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Lab Assignment #3 Exercise on While Loop

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Lab Assignment #3
Exercise on While Loop:
Objective-1 Use of While loop and operators
Problem Statement: Write a Java program that reads a positive integer and count the
number of digits.
Source Code:
class ArmstrongExample{
public static void main(String[] args) {
int c=0,a,temp;
int n=153;//It is the number to check armstrong
temp=n;
while(n>0)
{
a=n%10;
n=n/10;
c=c+1
}
System .out. println (“Number of digits in given number is”+c); }
}
Output:
Explanation: In every iteration, when we take the remainder, it will give the least significant bit
and store it in a variable. Then we divide the value by 10 to remove the least significant bit, since
int will only store the integer part.
Syntax:
while(Boolean expression)
{
Statement1;
Statement2;
…..
}
Objective-2 Use of while loop
Problem Statement: Write Java program to check if a number is Armstrong number or not
using while loop.
Note:371 is an Armstrong number because 3*3*3+7*7*7+1*1*1=371
Objective-3 Use of While loop
Problem Statement: Write a Java Program to print Fibonacci series up to a number n using
While loop.
Note:fab(0)=0,fab(1)=1,fib(2)=1,fib(3)=2,fib(4)=3……..
fib(n)=fib(n-1)+fib(n-2) other than fib(0) and fib(1)
Exercise on do-while Loop
Objective-4: Use of Do While Loop
Problem Statement: Write a Java Program to calculate factorial of numbers between 10 to 15
using do-while and while loop.
Note:Factorial (5)=5*4*3*2*1
Source Code:
classTest{
publicstaticvoidmain(String args[]){
intnumber=10;
do
{
inti=1,fact=1;
//It is the number to calculate factorial
while(i<=number){
fact=fact*i;
i=i+1;
}
System.out.println(“Factorial of “+number+” is: “+fact);
number=number+1;
}while(number<=15); }
}
Output:
Explanation: factorial (n) = n*n-1*n-2*……..*1
Syntax:
do{
Statement1;
Statement2;
…..
} while(Boolean expression)
Objective-5: Use of do while loop.
Problem Statement: Write a java program to check whether number is strong number or not
using do- while loop.
Note:Strong number is a special number whose sum of factorial of digits is equal to the original number.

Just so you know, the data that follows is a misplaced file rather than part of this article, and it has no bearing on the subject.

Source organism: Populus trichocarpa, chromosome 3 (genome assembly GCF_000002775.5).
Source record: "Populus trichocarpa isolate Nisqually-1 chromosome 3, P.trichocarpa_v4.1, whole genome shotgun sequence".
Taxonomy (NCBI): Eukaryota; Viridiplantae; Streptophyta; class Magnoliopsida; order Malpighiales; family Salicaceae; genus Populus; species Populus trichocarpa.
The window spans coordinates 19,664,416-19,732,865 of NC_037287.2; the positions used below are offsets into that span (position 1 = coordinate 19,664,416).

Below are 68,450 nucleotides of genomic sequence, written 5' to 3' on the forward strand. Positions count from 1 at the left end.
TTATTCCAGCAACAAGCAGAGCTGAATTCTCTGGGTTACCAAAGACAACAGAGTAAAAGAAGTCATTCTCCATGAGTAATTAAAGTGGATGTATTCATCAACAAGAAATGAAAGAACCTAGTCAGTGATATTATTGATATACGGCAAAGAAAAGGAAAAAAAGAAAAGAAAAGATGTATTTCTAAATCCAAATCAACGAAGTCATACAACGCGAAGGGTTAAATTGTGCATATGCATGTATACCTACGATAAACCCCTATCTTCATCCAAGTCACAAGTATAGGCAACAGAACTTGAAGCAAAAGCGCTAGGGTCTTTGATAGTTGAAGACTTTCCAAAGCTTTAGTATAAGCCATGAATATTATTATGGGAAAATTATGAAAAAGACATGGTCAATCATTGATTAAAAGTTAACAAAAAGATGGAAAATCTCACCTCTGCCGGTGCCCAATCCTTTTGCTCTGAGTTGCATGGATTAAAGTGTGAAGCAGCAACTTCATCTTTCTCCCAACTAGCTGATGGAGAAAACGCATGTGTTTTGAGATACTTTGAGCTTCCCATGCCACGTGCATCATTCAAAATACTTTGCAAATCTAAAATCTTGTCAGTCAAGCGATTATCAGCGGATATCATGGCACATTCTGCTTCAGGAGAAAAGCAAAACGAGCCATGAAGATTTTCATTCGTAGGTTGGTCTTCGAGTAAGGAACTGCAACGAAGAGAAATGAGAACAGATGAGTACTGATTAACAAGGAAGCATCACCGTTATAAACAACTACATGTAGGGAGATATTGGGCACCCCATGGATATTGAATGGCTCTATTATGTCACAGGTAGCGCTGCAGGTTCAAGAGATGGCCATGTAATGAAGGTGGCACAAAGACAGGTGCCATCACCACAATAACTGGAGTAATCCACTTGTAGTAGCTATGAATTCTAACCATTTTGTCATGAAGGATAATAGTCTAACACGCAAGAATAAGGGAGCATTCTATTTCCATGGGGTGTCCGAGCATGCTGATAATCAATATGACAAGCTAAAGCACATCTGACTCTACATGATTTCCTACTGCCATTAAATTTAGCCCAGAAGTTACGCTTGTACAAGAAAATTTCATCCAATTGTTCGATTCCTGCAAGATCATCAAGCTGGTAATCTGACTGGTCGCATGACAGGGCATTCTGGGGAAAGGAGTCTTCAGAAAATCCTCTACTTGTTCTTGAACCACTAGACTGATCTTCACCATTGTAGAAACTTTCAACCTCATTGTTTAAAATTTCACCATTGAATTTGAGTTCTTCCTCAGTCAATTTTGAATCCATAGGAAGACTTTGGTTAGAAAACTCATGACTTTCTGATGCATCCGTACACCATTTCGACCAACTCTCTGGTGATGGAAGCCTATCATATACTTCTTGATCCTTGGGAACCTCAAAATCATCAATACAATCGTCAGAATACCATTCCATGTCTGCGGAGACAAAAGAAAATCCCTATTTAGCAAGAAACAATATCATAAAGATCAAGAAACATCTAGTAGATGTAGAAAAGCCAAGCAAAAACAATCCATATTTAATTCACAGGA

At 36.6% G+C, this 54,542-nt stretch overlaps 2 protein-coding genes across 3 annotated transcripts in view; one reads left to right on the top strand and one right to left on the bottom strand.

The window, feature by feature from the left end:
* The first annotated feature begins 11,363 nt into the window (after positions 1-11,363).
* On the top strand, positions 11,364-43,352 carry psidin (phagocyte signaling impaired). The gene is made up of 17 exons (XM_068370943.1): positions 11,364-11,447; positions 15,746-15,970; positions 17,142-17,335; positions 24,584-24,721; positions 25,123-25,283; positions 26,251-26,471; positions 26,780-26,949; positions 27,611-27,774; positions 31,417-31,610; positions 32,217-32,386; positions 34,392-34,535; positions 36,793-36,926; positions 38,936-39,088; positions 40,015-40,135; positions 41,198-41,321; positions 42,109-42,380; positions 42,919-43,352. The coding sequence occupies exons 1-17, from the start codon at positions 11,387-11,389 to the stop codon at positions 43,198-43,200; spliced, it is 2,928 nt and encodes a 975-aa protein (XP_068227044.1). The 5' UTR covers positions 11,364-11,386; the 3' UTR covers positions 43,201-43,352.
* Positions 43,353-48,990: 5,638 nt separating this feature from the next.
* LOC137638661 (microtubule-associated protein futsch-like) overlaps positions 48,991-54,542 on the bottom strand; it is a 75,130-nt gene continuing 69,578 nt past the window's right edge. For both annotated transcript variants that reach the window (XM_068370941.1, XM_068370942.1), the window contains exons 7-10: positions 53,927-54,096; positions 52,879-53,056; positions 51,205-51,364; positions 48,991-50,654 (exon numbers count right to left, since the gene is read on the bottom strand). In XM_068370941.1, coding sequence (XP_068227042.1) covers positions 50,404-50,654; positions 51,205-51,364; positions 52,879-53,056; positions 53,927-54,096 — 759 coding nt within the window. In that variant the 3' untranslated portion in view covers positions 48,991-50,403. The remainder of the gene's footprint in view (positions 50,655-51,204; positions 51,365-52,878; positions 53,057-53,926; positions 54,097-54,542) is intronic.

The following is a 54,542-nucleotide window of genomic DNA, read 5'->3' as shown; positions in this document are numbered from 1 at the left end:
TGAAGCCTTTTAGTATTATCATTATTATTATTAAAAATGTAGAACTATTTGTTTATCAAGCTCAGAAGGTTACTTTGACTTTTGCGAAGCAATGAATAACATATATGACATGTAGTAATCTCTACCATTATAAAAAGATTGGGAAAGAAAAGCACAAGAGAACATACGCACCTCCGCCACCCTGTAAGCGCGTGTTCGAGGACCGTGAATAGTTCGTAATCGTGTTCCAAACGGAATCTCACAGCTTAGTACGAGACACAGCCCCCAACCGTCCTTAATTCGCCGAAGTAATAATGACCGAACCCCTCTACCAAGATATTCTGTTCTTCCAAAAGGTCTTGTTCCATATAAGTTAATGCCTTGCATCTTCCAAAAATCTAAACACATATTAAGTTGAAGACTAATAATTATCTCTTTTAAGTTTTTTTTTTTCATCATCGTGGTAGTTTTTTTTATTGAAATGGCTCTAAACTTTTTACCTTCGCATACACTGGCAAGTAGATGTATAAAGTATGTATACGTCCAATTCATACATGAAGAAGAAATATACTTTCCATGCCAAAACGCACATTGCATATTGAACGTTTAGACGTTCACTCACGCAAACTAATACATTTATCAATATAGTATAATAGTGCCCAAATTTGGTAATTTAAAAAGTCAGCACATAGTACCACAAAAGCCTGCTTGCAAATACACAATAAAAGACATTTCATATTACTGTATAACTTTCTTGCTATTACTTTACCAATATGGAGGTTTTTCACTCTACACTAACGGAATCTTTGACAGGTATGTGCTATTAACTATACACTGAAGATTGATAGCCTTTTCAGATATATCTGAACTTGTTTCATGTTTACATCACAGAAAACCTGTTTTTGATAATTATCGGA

145=!1+!4+!5
!5=5*4*3*2*1=120
!4=4*3*2*1=24
!1=1
So 145 is a Strong Number.
Objective-6: Use of do while loop.
Problem Statement: Write a Java program to find all prime factors of a number using do-while
loop.
Note: 45=1*3*3*5
So prime factors of 45 is 1,3,5
Exercise on For Loop
Objective-7: Use of for loop.
Problem Statement: Write a program in Java to display 20 terms of natural numbers and their
sum.
Problem Statement: Program that takes input as n natural numbers and print their sum on
output Screen.
Source Code:
public class Exercise11 {
public static void main(String[] args) {
inti, sum=0; {
System.out.println(“The first n natural numbers are :);
for(i=1;i<=20;i++) {
System.out.println(i);
sum+=i;}
System.out.println(“The Sum of 20 Natural Number are” +sum);
}}
Output
Explanation:Here we have used a simple for loop demo to print sum of natural numbers in its
each iteration.For that inside for loop, the value of i in each iteration itself is the natural number
starting from 1 to range(20), and we keep on adding into sum variable to get the final sum up-to
20 terms.
Syntax
for(initialization; boolean expression; update)
{
Statement1;
Statement2;
…..
}
Objective-8: Use of For Loop
Problem Statement: Write a program in Java to display the 20 terms of odd natural number and
their sum.
Note: For example 5 terms of odd natural numbers are-1,3,5,7,9
Objective-9: Use of for loop
Problem Statement:Generate all the prime numbers between 1 and 1000 using for loop.
Note: A prime number is an integer greater than 1 that is evenly divisible by only 1 and itself.
For example, 2, 3, 5, and 7 are prime numbers, but 4, 6, 8, and 9 are not.
Objective-10: Use of for loop
Problem Statement: Write a program in Java to display the pattern like right angle triangle with
a number.
1
12
123
1234
12345
123456
1234567
12345678
123456789
12345678910
Objective-11: Use of for loop
Problem Statement: Write a Java program to display the number rhombus structure.
The expected output is
1
212
32123
4321234
543212345
65432123456
7654321234567
65432123456
543212345
4321234
32123
212
1
Miscellaneous:
1. An interesting problem in number theory is sometimes called the “necklace problem.” This
problem begins with two single-digit numbers. The next number is obtained by adding the
first two numbers together and saving only the ones digit. This process is repeated until the
“necklace” closes by returning to the original two numbers. For example, if the starting two
numbers are 1 and 8, twelve steps are required to close the necklace: 1 8 9 7 6 3 9 2 1 3 4 7
1 8
Create a Necklace application that prompts the user for two single-digit integers and then
displays the sequence and the number of steps taken. The application output should look
similar to:
Enter the first starting number: 1
Enter the second starting number: 8 1 8 9 7 6 3 9 2 1 3 4 7 1 8
2. Let d(n) be defined as the sum of proper divisors of n (numbers less than n which divide
evenly into n).
If d(x) = y and d(y) = x, where x ≠ y, then x and y are an amicable pair and each of a and b are
called amicable numbers.
For example, the proper divisors of 220 are 1, 2, 4, 5, 10, 11, 20, 22, 44, 55 and 110;
therefore d(220) = 284. The proper divisors of 284 are 1, 2, 4, 71 and 142; so d(284) = 220.
Evaluate all pair of the amicable numbers less than 1000.

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